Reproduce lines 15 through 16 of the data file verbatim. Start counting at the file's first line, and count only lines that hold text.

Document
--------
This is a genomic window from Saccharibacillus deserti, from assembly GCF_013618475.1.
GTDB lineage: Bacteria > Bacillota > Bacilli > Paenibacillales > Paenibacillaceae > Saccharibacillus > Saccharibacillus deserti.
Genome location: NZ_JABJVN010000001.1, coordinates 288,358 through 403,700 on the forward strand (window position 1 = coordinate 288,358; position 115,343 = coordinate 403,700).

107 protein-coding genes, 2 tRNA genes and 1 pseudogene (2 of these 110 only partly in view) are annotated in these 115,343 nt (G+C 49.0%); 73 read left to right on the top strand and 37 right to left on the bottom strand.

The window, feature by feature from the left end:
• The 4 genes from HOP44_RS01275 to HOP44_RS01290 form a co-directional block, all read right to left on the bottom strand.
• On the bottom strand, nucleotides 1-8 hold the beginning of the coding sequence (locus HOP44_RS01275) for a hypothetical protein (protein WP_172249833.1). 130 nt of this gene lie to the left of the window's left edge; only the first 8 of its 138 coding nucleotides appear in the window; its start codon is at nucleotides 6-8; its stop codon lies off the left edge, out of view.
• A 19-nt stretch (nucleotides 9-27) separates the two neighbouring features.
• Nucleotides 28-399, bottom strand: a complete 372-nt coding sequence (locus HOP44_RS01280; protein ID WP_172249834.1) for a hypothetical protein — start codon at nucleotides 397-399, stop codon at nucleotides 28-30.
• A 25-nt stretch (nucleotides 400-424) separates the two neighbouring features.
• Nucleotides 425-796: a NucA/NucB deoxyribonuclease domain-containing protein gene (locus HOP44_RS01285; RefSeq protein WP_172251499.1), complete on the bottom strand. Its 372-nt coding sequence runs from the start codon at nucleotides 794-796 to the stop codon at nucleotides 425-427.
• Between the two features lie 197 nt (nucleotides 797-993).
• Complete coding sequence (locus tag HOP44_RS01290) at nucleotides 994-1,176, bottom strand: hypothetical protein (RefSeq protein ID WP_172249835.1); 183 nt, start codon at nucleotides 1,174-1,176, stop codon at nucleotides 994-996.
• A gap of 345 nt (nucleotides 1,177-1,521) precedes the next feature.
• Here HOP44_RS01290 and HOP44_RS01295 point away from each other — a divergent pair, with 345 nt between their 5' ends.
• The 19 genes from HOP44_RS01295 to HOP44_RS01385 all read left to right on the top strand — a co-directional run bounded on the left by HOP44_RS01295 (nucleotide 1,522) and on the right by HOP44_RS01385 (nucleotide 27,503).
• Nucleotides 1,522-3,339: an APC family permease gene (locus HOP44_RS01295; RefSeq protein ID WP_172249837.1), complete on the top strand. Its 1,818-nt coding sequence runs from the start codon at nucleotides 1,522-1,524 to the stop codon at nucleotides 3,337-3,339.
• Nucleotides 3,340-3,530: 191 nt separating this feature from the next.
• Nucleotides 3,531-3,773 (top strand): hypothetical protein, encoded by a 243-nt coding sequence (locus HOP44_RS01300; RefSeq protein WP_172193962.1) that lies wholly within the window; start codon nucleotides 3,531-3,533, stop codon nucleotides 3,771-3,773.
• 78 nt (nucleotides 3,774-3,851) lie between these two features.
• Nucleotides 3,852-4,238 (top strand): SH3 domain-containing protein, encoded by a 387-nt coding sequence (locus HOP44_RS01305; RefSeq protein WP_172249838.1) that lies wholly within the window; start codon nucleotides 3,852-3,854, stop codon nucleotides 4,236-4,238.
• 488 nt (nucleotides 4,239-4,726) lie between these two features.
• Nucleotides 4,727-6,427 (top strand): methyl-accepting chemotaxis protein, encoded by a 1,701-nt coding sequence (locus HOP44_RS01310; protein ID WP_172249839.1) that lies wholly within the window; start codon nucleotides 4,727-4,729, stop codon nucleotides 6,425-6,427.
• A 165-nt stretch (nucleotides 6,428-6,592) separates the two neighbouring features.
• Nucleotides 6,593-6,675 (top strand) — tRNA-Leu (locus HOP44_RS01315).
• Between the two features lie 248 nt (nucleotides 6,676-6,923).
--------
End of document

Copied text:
• Here HOP44_RS01290 and HOP44_RS01295 point away from each other — a divergent pair, with 345 nt between their 5' ends.
• The 19 genes from HOP44_RS01295 to HOP44_RS01385 all read left to right on the top strand — a co-directional run bounded on the left by HOP44_RS01295 (nucleotide 1,522) and on the right by HOP44_RS01385 (nucleotide 27,503).